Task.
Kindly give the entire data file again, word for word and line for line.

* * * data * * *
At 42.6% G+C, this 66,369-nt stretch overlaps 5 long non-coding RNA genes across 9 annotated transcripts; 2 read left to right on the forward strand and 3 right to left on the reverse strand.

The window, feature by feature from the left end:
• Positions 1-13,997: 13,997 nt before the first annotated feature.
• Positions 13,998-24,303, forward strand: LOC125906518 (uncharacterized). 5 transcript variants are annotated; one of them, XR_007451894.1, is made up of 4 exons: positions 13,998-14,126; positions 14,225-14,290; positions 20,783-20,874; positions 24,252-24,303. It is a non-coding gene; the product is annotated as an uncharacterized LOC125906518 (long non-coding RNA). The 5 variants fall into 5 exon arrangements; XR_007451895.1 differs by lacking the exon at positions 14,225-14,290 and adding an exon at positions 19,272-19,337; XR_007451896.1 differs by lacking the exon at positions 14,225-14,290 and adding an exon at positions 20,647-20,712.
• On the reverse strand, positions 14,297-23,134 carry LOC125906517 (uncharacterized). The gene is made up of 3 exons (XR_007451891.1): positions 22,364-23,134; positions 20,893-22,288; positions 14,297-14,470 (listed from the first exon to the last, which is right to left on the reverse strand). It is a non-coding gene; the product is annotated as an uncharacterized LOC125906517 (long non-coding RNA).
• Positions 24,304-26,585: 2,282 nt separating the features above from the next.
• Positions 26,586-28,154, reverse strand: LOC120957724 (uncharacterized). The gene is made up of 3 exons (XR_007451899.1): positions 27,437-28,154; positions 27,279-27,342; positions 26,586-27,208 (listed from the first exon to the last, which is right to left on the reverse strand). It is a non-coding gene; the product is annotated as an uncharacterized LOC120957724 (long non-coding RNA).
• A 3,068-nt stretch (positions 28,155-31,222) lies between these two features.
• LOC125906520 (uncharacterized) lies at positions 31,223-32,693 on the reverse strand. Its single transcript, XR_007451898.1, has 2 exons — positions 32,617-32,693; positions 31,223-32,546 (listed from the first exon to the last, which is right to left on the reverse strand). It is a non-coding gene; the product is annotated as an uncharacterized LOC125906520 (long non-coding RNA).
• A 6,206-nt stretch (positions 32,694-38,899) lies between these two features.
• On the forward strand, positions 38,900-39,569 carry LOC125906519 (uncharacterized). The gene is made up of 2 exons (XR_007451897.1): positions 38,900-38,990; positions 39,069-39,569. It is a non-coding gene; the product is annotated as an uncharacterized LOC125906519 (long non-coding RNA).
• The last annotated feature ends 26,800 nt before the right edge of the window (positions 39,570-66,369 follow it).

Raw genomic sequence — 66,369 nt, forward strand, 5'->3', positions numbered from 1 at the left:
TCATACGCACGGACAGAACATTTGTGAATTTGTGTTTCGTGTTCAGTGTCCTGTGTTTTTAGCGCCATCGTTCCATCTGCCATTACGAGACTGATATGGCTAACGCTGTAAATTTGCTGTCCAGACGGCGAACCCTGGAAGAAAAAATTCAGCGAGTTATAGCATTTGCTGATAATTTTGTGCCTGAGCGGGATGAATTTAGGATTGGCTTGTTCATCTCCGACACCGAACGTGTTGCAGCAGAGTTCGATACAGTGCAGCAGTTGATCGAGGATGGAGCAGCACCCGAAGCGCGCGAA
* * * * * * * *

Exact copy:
At 42.6% G+C, this 66,369-nt stretch overlaps 5 long non-coding RNA genes across 9 annotated transcripts; 2 read left to right on the forward strand and 3 right to left on the reverse strand.

The window, feature by feature from the left end:
• Positions 1-13,997: 13,997 nt before the first annotated feature.
• Positions 13,998-24,303, forward strand: LOC125906518 (uncharacterized). 5 transcript variants are annotated; one of them, XR_007451894.1, is made up of 4 exons: positions 13,998-14,126; positions 14,225-14,290; positions 20,783-20,874; positions 24,252-24,303. It is a non-coding gene; the product is annotated as an uncharacterized LOC125906518 (long non-coding RNA). The 5 variants fall into 5 exon arrangements; XR_007451895.1 differs by lacking the exon at positions 14,225-14,290 and adding an exon at positions 19,272-19,337; XR_007451896.1 differs by lacking the exon at positions 14,225-14,290 and adding an exon at positions 20,647-20,712.
• On the reverse strand, positions 14,297-23,134 carry LOC125906517 (uncharacterized). The gene is made up of 3 exons (XR_007451891.1): positions 22,364-23,134; positions 20,893-22,288; positions 14,297-14,470 (listed from the first exon to the last, which is right to left on the reverse strand). It is a non-coding gene; the product is annotated as an uncharacterized LOC125906517 (long non-coding RNA).
• Positions 24,304-26,585: 2,282 nt separating the features above from the next.
• Positions 26,586-28,154, reverse strand: LOC120957724 (uncharacterized). The gene is made up of 3 exons (XR_007451899.1): positions 27,437-28,154; positions 27,279-27,342; positions 26,586-27,208 (listed from the first exon to the last, which is right to left on the reverse strand). It is a non-coding gene; the product is annotated as an uncharacterized LOC120957724 (long non-coding RNA).
• A 3,068-nt stretch (positions 28,155-31,222) lies between these two features.
• LOC125906520 (uncharacterized) lies at positions 31,223-32,693 on the reverse strand. Its single transcript, XR_007451898.1, has 2 exons — positions 32,617-32,693; positions 31,223-32,546 (listed from the first exon to the last, which is right to left on the reverse strand). It is a non-coding gene; the product is annotated as an uncharacterized LOC125906520 (long non-coding RNA).
• A 6,206-nt stretch (positions 32,694-38,899) lies between these two features.
• On the forward strand, positions 38,900-39,569 carry LOC125906519 (uncharacterized). The gene is made up of 2 exons (XR_007451897.1): positions 38,900-38,990; positions 39,069-39,569. It is a non-coding gene; the product is annotated as an uncharacterized LOC125906519 (long non-coding RNA).
• The last annotated feature ends 26,800 nt before the right edge of the window (positions 39,570-66,369 follow it).

Raw genomic sequence — 66,369 nt, forward strand, 5'->3', positions numbered from 1 at the left:
TCATACGCACGGACAGAACATTTGTGAATTTGTGTTTCGTGTTCAGTGTCCTGTGTTTTTAGCGCCATCGTTCCATCTGCCATTACGAGACTGATATGGCTAACGCTGTAAATTTGCTGTCCAGACGGCGAACCCTGGAAGAAAAAATTCAGCGAGTTATAGCATTTGCTGATAATTTTGTGCCTGAGCGGGATGAATTTAGGATTGGCTTGTTCATCTCCGACACCGAACGTGTTGCAGCAGAGTTCGATACAGTGCAGCAGTTGATCGAGGATGGAGCAGCACCCGAAGCGCGCGAA